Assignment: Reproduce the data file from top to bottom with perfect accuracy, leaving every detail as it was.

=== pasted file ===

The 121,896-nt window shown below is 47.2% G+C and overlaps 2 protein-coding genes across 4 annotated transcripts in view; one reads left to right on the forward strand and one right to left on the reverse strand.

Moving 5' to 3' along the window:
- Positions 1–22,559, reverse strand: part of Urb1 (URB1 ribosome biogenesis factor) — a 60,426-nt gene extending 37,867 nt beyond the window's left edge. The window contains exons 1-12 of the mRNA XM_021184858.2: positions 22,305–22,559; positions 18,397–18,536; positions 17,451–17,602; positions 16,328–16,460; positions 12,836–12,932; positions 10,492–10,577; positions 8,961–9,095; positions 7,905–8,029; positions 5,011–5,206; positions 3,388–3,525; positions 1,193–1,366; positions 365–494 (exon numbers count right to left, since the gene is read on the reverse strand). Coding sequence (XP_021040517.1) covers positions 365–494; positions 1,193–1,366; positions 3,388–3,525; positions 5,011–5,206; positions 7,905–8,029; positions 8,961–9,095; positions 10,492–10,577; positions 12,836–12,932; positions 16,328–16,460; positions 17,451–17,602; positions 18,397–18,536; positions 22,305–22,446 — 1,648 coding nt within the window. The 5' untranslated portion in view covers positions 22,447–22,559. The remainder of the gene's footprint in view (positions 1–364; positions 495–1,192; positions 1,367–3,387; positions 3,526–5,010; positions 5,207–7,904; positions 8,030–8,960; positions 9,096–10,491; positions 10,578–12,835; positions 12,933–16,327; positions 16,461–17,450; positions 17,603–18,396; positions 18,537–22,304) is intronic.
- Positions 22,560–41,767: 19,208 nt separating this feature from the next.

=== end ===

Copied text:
The 121,896-nt window shown below is 47.2% G+C and overlaps 2 protein-coding genes across 4 annotated transcripts in view; one reads left to right on the forward strand and one right to left on the reverse strand.

Moving 5' to 3' along the window:
- Positions 1–22,559, reverse strand: part of Urb1 (URB1 ribosome biogenesis factor) — a 60,426-nt gene extending 37,867 nt beyond the window's left edge. The window contains exons 1-12 of the mRNA XM_021184858.2: positions 22,305–22,559; positions 18,397–18,536; positions 17,451–17,602; positions 16,328–16,460; positions 12,836–12,932; positions 10,492–10,577; positions 8,961–9,095; positions 7,905–8,029; positions 5,011–5,206; positions 3,388–3,525; positions 1,193–1,366; positions 365–494 (exon numbers count right to left, since the gene is read on the reverse strand). Coding sequence (XP_021040517.1) covers positions 365–494; positions 1,193–1,366; positions 3,388–3,525; positions 5,011–5,206; positions 7,905–8,029; positions 8,961–9,095; positions 10,492–10,577; positions 12,836–12,932; positions 16,328–16,460; positions 17,451–17,602; positions 18,397–18,536; positions 22,305–22,446 — 1,648 coding nt within the window. The 5' untranslated portion in view covers positions 22,447–22,559. The remainder of the gene's footprint in view (positions 1–364; positions 495–1,192; positions 1,367–3,387; positions 3,526–5,010; positions 5,207–7,904; positions 8,030–8,960; positions 9,096–10,491; positions 10,578–12,835; positions 12,933–16,327; positions 16,461–17,450; positions 17,603–18,396; positions 18,537–22,304) is intronic.
- Positions 22,560–41,767: 19,208 nt separating this feature from the next.